We're cramming all six members of the Salt Lake City-based band L'anarchiste into the studio on Wednesday as part of our Local Music series. The music of L'anarchiste began as a one-man project in Rob LeCheminant's basement. As great as his solo-produced debut EP is, it's not much fun to go to a concert to see a guy hit the play button on his computer. So LeCheminant recruited five musicians to help perform his densely structured take on indie folk. We'll talk to L’anarchiste and survey new local bands and albums.
There's geologic evidence of 6.5 and greater earthquakes violently shaking our region. Seismologists say it will happen again in Utah, though it's difficult to say when. We do know that there could be devastating consequences for the urban landscape. Tuesday, the state is sponsoring an earthquake drill called "The Great Utah ShakeOut," so we're taking the opportunity to rebroadcast our conversation about earthquakes and what one would mean for the Wasatch Front. (Rebroadcast)
Friday, we're talking about Utah on the silver screen. Our guest is BYU film historian James D'Arc whose book chronicles Utah's part in American cinema from the early days of silent film to today. More than 700 movies and television productions have been made here, and it has meant big business for the small towns that welcomed directors, actors and production crews. As one Moab rancher explained, "They don't take anything but pictures and don't leave anything except money." (Rebroadcast)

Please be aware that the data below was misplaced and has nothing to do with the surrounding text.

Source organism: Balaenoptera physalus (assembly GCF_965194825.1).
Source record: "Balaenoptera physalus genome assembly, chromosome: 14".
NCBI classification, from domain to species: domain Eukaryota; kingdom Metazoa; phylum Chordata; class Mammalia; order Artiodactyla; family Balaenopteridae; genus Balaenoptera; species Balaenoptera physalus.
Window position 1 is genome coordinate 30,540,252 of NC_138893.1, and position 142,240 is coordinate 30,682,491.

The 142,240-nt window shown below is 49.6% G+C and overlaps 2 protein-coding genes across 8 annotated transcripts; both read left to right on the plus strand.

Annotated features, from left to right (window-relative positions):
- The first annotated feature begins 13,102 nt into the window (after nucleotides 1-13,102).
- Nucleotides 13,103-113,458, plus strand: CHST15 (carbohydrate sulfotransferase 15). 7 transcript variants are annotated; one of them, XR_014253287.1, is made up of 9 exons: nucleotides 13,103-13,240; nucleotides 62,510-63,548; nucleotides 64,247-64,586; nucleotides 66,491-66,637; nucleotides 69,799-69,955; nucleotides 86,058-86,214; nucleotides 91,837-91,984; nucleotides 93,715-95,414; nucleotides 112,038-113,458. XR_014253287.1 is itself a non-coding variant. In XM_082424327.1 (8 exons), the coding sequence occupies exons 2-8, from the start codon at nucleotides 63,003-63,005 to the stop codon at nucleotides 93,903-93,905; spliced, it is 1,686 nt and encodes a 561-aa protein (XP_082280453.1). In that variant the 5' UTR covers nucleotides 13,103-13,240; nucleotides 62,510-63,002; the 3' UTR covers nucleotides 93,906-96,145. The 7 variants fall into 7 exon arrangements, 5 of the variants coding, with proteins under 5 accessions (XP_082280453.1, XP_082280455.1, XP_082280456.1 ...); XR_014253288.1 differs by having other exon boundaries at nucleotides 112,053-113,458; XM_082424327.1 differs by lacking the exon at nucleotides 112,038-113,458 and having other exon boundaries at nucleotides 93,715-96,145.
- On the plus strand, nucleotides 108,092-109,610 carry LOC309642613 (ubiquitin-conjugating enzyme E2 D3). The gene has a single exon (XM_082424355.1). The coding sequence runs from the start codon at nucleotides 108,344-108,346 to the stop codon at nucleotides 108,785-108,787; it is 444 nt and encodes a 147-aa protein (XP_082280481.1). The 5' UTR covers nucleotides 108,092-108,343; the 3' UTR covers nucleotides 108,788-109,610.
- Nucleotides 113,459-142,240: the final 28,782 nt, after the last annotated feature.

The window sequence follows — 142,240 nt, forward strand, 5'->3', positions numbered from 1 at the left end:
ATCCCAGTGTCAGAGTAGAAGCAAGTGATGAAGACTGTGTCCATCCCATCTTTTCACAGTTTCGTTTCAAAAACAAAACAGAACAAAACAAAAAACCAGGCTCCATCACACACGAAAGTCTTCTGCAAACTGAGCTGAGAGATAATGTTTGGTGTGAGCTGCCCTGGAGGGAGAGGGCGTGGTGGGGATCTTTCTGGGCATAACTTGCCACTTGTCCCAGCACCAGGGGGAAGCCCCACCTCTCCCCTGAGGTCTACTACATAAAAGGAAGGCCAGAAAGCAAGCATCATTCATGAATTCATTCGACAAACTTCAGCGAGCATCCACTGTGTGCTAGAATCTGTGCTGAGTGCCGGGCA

Provo painter Jon McNaughton is getting attention for his latest work "One Nation Under Socialism." It depicts Barack Obama holding the Constitution as it burns. Art critics aren't impressed; it's been called "junk" and "visually dead as a doornail." McNaughton isn't worried about impressing the arts community though; he says his goal is to communicate a political opinion. Thursday, McNaughton and others will join us to talk about political imagery and the relationship between art and ideology.
In 2000, a man in Moab left his life savings - $30 - in a phone booth and walked away. Twelve years later, Daniel Suelo enjoys an apparently full and sane life without money, credit, barter or government hand-outs, fulfilling a vision of the good life inspired by his spiritual guides: Jesus, Buddha and wandering Hindu monks. The writer Mark Sundeen has written a book that traces the path and the singular idea that led Suelo to his extreme lifestyle, and he joins Doug on Wednesday.